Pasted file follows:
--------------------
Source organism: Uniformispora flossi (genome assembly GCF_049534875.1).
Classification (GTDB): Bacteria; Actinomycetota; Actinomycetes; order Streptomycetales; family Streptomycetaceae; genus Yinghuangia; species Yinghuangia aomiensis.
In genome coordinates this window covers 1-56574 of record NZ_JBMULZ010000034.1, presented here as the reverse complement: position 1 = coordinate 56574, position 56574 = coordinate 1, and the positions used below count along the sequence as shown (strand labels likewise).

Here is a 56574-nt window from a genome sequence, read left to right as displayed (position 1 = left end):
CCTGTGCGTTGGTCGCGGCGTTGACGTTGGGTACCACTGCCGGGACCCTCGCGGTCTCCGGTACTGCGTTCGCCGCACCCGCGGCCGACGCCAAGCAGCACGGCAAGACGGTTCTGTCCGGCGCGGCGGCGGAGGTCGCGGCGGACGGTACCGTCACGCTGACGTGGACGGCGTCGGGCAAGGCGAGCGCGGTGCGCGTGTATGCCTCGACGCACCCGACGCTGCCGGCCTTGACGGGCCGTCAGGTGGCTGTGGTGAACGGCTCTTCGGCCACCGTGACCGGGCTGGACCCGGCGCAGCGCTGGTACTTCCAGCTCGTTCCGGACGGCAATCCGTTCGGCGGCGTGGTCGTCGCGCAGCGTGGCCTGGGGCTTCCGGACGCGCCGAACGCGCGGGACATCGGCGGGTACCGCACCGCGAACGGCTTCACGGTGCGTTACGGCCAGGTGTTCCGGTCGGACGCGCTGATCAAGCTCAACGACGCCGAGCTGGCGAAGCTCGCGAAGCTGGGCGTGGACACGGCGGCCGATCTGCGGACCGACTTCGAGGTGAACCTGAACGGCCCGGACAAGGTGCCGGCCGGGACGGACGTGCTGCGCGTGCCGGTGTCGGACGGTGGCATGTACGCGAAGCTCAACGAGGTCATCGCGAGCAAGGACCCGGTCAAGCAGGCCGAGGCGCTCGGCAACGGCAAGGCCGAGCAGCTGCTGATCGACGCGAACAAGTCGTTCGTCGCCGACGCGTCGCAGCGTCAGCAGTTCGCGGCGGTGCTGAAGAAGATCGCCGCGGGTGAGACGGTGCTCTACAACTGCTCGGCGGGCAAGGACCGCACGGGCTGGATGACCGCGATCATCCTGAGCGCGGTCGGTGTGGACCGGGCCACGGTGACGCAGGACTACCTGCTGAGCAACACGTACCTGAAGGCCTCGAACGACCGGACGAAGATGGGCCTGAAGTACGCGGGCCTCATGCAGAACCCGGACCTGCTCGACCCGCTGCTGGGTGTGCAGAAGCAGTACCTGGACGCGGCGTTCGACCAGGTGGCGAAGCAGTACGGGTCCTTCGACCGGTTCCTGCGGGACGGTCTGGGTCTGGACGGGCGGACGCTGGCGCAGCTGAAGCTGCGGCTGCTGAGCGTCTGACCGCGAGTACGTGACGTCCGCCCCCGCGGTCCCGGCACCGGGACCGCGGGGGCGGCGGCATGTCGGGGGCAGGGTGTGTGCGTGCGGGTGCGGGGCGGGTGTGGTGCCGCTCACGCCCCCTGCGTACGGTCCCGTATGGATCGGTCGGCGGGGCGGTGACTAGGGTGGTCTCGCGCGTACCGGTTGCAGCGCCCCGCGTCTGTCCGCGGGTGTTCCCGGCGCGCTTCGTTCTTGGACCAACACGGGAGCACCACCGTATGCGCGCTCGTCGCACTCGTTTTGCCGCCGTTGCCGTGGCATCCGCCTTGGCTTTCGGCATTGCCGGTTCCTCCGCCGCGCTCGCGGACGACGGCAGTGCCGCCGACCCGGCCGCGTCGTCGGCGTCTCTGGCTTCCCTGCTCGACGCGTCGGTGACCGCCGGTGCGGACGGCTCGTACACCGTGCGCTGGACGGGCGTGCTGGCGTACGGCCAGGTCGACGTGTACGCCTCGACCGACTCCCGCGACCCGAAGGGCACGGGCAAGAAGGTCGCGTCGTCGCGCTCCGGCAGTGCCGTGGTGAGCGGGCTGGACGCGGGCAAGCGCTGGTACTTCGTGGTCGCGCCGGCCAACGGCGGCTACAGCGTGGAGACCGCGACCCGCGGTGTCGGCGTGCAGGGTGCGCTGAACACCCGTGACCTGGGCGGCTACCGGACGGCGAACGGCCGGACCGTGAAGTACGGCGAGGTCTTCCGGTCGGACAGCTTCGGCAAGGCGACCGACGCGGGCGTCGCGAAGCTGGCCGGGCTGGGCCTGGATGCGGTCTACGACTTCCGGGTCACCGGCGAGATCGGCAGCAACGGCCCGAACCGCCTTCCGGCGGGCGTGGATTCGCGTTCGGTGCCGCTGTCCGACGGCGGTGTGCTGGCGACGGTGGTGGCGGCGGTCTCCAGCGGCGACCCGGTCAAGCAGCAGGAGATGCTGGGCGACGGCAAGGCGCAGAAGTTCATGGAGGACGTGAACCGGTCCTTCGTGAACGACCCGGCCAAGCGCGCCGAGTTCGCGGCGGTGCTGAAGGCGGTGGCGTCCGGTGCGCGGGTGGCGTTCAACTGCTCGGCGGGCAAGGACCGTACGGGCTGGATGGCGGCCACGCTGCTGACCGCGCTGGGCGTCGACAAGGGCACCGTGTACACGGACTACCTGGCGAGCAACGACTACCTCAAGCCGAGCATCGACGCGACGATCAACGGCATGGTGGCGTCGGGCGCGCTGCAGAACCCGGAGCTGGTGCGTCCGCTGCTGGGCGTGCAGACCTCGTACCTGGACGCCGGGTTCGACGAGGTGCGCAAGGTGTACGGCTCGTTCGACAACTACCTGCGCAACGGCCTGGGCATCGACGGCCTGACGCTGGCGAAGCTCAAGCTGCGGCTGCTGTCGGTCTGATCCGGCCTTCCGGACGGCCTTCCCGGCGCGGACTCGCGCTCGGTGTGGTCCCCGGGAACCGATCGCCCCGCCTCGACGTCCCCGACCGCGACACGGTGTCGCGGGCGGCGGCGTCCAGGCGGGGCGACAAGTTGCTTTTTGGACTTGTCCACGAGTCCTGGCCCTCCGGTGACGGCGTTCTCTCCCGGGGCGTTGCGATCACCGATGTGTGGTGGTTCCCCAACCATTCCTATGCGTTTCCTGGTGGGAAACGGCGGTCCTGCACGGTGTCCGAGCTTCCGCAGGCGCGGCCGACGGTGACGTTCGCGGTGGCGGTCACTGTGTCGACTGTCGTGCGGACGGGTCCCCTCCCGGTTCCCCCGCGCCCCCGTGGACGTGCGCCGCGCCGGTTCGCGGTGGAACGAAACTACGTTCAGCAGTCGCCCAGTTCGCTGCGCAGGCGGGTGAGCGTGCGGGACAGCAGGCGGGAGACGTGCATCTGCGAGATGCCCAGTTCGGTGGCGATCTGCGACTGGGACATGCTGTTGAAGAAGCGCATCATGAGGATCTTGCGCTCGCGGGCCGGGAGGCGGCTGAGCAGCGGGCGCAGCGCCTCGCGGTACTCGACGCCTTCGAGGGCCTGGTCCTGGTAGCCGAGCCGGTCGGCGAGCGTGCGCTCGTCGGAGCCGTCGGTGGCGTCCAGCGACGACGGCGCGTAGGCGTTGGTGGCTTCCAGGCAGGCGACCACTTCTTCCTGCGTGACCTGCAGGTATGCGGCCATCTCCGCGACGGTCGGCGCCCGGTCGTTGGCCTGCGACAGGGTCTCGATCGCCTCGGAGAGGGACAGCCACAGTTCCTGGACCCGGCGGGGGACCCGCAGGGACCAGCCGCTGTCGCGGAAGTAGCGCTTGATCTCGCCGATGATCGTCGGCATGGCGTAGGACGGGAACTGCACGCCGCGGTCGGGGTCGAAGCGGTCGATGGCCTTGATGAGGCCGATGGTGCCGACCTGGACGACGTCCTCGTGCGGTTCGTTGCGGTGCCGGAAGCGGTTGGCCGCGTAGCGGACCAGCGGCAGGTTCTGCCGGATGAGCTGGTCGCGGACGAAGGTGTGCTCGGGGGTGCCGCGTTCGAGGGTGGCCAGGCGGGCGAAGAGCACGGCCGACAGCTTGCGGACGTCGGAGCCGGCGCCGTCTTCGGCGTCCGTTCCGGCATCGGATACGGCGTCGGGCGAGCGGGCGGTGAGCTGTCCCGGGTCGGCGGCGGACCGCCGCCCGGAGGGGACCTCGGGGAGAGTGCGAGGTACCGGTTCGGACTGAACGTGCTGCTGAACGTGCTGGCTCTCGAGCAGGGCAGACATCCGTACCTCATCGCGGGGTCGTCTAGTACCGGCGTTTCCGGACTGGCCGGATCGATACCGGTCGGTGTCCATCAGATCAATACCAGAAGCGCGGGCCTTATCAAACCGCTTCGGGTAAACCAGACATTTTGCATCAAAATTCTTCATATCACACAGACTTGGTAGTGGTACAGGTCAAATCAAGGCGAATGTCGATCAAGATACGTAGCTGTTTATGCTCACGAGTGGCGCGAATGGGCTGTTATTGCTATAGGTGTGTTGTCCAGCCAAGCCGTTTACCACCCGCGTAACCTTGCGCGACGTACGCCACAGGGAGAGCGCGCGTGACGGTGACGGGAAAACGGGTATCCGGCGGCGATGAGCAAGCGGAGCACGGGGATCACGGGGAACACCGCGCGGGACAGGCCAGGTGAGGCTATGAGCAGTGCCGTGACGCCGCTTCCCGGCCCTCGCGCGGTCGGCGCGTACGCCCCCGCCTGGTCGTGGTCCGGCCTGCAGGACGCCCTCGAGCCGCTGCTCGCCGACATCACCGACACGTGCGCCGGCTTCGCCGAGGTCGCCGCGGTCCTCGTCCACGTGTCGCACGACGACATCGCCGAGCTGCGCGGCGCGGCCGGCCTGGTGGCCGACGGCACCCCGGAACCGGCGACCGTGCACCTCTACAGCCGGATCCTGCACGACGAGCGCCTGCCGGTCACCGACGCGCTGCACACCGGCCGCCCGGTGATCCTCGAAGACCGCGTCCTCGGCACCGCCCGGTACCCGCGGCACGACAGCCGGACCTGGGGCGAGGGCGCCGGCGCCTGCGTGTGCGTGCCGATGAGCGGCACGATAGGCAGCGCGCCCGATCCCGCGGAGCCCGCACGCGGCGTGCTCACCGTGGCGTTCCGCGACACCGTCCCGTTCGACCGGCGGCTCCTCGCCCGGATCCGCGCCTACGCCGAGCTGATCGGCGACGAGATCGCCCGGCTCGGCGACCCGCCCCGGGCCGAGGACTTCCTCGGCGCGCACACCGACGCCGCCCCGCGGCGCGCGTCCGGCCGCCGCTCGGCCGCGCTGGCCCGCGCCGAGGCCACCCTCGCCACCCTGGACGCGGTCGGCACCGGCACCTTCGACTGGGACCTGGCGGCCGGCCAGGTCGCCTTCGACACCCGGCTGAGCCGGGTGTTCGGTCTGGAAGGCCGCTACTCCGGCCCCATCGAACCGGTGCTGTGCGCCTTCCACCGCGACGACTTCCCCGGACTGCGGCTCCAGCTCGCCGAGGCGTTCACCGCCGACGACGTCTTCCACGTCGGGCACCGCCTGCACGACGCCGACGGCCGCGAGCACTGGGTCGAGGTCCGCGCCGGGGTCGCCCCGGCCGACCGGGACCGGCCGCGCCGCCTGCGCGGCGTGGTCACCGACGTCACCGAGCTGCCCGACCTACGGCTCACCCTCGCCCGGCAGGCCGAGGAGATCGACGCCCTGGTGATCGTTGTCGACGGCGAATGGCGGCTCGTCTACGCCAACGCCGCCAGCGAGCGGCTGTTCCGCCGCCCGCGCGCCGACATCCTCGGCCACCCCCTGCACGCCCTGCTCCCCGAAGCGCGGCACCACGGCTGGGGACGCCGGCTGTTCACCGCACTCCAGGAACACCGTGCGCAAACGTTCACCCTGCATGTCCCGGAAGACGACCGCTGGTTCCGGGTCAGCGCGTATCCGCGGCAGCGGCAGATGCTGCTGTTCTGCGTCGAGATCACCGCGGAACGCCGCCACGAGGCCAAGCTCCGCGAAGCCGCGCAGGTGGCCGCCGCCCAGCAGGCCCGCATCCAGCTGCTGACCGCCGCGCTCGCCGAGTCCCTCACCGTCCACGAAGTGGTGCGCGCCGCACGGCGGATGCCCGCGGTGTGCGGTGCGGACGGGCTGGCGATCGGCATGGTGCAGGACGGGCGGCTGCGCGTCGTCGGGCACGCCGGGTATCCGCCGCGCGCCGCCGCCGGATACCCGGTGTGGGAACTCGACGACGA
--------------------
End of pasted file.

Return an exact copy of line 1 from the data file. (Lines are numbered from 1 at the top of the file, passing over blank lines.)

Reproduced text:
Source organism: Uniformispora flossi (genome assembly GCF_049534875.1).